Failure to require binding impasse arbitration. — Where the municipality and labor unions reached an impasse in negotiations to replace existing collective bargaining agreements; the municipal labor management ordinance, which was adopted in 1977, contained an impasse provision that called for mediation at the request of a party, and if mediation failed, binding arbitration only upon the voluntary agreement of the parties, the Public Employees Bargaining Act did not require that the ordinance contain binding arbitration proceedings in order to receive grandfather status and the failure of the municipal ordinance to provide for binding-impasse arbitration did not preclude the ordinance from grandfather status under the act. AFSCME Council 18 v. City of Albuquerque, 2013-NMCA-012, 293 P.3d 943, cert. granted, 2013-NMCERT-001.
Collective bargaining procedures were exempt from the evergreen provision. — Where the municipality's labor-management relations ordinance, which was adopted in 1974, included impasse resolution procedures through mediation and arbitration, but did not require that expired collective bargaining agreements remain in effect until successor agreements were reached; when the collective bargaining agreements between the municipality and the unions expired and the parties were unable to agree upon successor agreements, the municipality refused to honor a provision of the expired agreements that required the municipality to compensate union members for union business conducted during municipality work time; and the unions argued that the municipality was required to comply with the evergreen provision of Subsection D of Section 10-7E-18 NMSA 1978 regardless of the grandfather status of the municipality's ordinance, the municipality's collective bargaining procedures were exempt, under Subsection A of Section 10-7E-26 NMSA 1978, from compliance with the evergreen provision. AFSCME Council 18 v. City of Albuquerque, 2013-NMCA-063, 304 P.3d 443, cert. quashed, 2013-NMCERT-009.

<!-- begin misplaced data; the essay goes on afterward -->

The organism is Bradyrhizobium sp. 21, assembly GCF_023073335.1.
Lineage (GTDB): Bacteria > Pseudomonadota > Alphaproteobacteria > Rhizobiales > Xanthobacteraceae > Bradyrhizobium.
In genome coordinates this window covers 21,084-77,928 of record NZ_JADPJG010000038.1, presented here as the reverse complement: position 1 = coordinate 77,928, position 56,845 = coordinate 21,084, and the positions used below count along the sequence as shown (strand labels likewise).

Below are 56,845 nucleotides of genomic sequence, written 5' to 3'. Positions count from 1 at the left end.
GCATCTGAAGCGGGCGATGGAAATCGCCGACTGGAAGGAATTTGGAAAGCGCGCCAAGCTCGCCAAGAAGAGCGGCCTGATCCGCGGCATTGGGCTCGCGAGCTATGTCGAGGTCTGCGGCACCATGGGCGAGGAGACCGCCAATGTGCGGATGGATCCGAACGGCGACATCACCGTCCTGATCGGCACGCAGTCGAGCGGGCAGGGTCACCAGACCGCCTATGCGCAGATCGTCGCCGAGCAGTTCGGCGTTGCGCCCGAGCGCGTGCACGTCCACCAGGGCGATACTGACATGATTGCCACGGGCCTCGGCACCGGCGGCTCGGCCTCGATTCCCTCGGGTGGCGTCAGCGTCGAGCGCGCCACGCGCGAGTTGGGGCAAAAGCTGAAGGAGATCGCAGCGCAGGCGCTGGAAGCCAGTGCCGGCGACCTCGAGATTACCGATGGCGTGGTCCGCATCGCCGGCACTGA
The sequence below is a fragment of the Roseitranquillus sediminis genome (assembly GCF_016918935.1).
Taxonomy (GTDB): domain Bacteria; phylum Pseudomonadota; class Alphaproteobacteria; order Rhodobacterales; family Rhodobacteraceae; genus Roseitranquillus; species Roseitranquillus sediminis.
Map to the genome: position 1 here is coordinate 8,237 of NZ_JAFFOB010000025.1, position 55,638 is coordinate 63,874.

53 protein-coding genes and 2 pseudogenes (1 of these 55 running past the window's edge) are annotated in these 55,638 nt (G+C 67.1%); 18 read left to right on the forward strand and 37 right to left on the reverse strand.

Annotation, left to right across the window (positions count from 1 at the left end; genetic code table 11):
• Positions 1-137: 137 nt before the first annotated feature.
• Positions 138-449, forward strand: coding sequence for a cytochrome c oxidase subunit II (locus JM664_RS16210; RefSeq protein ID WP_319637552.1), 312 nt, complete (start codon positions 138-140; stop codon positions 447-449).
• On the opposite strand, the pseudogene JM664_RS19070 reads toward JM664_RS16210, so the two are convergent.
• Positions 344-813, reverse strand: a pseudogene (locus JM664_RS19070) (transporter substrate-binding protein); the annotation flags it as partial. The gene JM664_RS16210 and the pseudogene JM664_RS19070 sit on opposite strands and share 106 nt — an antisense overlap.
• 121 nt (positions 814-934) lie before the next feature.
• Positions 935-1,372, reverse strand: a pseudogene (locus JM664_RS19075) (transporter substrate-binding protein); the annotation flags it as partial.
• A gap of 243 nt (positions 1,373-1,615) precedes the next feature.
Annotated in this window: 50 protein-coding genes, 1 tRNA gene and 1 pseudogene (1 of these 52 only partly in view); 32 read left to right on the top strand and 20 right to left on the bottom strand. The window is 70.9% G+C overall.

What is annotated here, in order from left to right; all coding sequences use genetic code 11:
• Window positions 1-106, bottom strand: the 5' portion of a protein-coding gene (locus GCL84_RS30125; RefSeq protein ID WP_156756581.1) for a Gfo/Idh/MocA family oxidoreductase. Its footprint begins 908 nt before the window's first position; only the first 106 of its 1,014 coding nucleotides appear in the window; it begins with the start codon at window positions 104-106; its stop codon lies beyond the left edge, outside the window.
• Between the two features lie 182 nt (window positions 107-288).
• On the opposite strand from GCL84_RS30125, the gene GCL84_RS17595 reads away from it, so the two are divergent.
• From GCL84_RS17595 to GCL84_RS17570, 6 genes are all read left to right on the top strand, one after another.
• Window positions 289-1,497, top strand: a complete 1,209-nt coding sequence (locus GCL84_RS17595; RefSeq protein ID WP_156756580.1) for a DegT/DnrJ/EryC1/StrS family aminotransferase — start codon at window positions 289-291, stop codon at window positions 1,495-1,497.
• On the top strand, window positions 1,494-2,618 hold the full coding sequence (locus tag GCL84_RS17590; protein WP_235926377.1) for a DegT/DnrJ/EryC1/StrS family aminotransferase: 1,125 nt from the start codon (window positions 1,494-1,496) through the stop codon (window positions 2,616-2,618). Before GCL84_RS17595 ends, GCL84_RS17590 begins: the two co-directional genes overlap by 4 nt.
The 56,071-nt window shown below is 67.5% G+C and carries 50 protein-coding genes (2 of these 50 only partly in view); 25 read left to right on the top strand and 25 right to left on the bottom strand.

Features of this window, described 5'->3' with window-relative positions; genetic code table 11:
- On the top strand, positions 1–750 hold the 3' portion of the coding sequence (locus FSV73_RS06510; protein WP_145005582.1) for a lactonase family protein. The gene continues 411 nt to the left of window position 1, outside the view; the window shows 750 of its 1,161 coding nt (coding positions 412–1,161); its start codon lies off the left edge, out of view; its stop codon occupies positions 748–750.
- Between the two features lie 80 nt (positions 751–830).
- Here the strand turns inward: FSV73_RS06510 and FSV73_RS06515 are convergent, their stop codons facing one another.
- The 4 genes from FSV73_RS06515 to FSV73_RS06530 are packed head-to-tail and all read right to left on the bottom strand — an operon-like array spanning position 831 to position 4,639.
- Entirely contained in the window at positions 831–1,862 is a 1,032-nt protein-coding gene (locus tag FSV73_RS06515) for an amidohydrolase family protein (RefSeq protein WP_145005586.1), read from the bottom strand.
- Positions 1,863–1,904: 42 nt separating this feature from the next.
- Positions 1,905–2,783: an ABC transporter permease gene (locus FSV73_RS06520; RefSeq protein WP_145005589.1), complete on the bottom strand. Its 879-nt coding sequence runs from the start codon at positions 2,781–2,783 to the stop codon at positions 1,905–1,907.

Public employees labor relations board jurisdiction. — The public employee labor relations board (PELRB) has the power to enforce the provisions of the Public Employee Bargaining Act (PEBA); the PELRB does not have jurisdiction to hear complaints involving grandfathered public employers or the power to enforce the provisions of a municipal labor-management relations ordinance that is grandfathered under the PEBA. City of Albuquerque v. AFSCME, 2015-NMCA-023.
Where labor union brought prohibited practice complaints before the public employee labor relations board (PELRB) against a municipality, whose labor-management relations ordinance had grandfather status under the Public Employee Bargaining Act, because the municipality's labor management relations board was not functioning to resolve employee complaints due to a vacant board position, the district court did not err in dismissing the union's prohibited practice complaints because the PELRB was without jurisdiction to hear complaints involving grandfathered public employers, and did not err in finding that the PELRB did not act in accordance with law in remanding the complaints to the municipality's labor-management relations board when the complaints did not originate there. City of Albuquerque v. AFSCME, 2015-NMCA-023.